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Bypassing a plant's defense for pest defense
Colorado potato beetles can skeletonize the leaves on a potato plant, devastating crop yields. Insecticides are increasingly useless as the beetle evolves resistance. Zhang et al. used RNA interference to take down this beetle (see the Perspective by Whyard). Success required shifting production of the double-stranded RNA to the plastids to evade the plant's own RNA management mechanisms. The insect's own RNA interference mechanisms then inactivated two everyday genes that the beetle can't do without.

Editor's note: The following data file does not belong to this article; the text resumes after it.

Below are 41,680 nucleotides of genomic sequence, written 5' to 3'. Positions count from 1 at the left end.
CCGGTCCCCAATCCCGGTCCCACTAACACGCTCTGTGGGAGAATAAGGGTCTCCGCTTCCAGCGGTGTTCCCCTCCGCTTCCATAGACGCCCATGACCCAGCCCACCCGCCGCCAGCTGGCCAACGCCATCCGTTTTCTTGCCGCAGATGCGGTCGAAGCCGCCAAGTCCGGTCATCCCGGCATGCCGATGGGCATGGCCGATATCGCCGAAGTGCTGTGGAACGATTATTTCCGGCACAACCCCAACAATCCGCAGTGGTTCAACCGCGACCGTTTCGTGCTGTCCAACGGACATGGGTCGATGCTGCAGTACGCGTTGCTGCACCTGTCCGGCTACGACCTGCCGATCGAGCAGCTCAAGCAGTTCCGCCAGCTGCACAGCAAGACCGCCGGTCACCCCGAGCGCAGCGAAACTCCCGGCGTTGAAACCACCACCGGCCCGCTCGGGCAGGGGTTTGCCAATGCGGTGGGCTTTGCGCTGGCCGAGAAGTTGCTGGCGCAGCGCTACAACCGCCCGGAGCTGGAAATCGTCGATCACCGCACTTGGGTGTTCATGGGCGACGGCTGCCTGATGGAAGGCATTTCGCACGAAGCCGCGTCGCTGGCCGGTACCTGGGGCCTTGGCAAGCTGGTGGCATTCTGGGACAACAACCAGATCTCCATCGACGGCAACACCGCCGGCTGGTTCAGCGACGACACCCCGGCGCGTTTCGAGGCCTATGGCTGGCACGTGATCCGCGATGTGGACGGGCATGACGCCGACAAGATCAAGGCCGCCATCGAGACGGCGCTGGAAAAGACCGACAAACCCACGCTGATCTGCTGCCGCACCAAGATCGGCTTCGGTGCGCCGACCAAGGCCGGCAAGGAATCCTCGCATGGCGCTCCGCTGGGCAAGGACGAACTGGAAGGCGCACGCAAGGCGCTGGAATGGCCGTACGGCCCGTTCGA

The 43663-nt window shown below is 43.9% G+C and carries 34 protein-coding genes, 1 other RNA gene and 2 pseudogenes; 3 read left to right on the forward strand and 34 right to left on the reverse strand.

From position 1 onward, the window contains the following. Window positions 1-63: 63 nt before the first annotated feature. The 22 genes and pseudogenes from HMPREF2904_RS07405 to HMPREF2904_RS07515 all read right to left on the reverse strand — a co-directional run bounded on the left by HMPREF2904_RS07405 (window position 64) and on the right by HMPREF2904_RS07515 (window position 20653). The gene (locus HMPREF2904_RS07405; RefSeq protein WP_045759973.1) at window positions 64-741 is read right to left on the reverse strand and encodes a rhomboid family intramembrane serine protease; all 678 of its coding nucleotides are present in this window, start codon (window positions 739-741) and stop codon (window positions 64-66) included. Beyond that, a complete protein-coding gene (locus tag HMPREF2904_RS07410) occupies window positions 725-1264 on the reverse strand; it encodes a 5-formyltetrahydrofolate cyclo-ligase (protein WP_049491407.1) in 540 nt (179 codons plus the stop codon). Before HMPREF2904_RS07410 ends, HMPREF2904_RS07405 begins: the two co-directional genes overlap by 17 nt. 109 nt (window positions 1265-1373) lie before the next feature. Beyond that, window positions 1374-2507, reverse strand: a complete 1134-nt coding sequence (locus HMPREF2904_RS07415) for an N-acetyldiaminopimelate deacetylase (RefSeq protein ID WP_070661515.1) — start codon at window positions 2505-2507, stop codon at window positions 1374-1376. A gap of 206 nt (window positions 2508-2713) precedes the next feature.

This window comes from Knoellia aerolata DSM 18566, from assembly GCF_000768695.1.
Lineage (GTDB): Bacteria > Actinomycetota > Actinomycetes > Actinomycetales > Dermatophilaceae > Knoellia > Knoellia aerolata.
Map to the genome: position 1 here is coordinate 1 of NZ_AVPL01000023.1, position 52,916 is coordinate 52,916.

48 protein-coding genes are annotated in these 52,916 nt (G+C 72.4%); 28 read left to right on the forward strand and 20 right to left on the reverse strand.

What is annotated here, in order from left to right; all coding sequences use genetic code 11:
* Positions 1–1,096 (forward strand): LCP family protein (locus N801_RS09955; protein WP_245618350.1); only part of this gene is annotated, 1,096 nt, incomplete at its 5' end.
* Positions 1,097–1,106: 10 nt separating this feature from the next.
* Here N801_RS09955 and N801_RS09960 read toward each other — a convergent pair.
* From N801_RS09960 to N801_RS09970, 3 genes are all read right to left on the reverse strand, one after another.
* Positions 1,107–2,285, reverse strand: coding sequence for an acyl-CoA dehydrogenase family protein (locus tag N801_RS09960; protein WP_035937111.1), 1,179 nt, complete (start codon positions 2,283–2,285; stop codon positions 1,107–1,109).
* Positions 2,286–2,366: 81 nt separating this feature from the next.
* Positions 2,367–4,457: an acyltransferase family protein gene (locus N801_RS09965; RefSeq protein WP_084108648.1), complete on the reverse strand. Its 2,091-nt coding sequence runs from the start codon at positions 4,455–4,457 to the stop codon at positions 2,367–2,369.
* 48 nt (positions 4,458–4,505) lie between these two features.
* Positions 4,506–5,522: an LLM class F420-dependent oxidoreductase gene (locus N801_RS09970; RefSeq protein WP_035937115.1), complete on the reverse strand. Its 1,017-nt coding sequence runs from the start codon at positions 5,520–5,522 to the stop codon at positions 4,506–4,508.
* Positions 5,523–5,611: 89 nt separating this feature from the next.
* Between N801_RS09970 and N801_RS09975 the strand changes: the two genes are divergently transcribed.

Double-stranded RNAs (dsRNAs) targeted against essential genes can trigger a lethal RNA interference (RNAi) response in insect pests. The application of this concept in plant protection is hampered by the presence of an endogenous plant RNAi pathway that processes dsRNAs into short interfering RNAs. We found that long dsRNAs can be stably produced in chloroplasts, a cellular compartment that appears to lack an RNAi machinery. When expressed from the chloroplast genome, dsRNAs accumulated to as much as 0.4% of the total cellular RNA. Transplastomic potato plants producing dsRNAs targeted against the β-actin gene of the Colorado potato beetle, a notorious agricultural pest, were protected from herbivory and were lethal to its larvae. Thus, chloroplast expression of long dsRNAs can provide crop protection without chemical pesticides.